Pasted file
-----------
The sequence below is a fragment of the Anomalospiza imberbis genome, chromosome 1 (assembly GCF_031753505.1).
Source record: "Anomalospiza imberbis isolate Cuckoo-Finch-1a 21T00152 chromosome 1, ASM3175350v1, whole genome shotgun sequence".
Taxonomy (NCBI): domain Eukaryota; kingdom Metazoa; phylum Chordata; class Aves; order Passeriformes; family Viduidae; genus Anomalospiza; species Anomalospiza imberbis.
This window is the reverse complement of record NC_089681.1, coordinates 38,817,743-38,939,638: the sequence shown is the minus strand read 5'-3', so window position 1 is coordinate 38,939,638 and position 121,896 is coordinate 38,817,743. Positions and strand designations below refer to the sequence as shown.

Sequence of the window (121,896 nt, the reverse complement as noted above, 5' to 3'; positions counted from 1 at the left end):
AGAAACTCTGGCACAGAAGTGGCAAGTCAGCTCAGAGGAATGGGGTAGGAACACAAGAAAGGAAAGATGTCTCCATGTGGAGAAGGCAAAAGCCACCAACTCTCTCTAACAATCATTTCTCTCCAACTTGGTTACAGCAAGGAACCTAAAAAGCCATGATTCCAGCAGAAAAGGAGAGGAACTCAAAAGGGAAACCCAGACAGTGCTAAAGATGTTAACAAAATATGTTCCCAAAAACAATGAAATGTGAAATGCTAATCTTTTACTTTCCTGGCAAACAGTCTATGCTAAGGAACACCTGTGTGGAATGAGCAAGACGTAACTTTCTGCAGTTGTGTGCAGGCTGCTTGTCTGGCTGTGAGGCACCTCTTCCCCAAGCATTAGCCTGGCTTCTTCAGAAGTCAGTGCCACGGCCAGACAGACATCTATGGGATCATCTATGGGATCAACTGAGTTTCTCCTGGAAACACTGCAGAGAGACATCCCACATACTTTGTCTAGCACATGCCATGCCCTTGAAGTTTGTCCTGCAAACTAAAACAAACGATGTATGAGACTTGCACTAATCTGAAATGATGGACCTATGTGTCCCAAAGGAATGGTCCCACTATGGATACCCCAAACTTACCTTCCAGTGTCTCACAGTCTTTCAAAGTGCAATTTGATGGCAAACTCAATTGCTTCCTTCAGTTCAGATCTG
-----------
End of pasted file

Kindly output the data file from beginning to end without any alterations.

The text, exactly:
The sequence below is a fragment of the Anomalospiza imberbis genome, chromosome 1 (assembly GCF_031753505.1).
Source record: "Anomalospiza imberbis isolate Cuckoo-Finch-1a 21T00152 chromosome 1, ASM3175350v1, whole genome shotgun sequence".
Taxonomy (NCBI): domain Eukaryota; kingdom Metazoa; phylum Chordata; class Aves; order Passeriformes; family Viduidae; genus Anomalospiza; species Anomalospiza imberbis.
This window is the reverse complement of record NC_089681.1, coordinates 38,817,743-38,939,638: the sequence shown is the minus strand read 5'-3', so window position 1 is coordinate 38,939,638 and position 121,896 is coordinate 38,817,743. Positions and strand designations below refer to the sequence as shown.

Sequence of the window (121,896 nt, the reverse complement as noted above, 5' to 3'; positions counted from 1 at the left end):
AGAAACTCTGGCACAGAAGTGGCAAGTCAGCTCAGAGGAATGGGGTAGGAACACAAGAAAGGAAAGATGTCTCCATGTGGAGAAGGCAAAAGCCACCAACTCTCTCTAACAATCATTTCTCTCCAACTTGGTTACAGCAAGGAACCTAAAAAGCCATGATTCCAGCAGAAAAGGAGAGGAACTCAAAAGGGAAACCCAGACAGTGCTAAAGATGTTAACAAAATATGTTCCCAAAAACAATGAAATGTGAAATGCTAATCTTTTACTTTCCTGGCAAACAGTCTATGCTAAGGAACACCTGTGTGGAATGAGCAAGACGTAACTTTCTGCAGTTGTGTGCAGGCTGCTTGTCTGGCTGTGAGGCACCTCTTCCCCAAGCATTAGCCTGGCTTCTTCAGAAGTCAGTGCCACGGCCAGACAGACATCTATGGGATCATCTATGGGATCAACTGAGTTTCTCCTGGAAACACTGCAGAGAGACATCCCACATACTTTGTCTAGCACATGCCATGCCCTTGAAGTTTGTCCTGCAAACTAAAACAAACGATGTATGAGACTTGCACTAATCTGAAATGATGGACCTATGTGTCCCAAAGGAATGGTCCCACTATGGATACCCCAAACTTACCTTCCAGTGTCTCACAGTCTTTCAAAGTGCAATTTGATGGCAAACTCAATTGCTTCCTTCAGTTCAGATCTG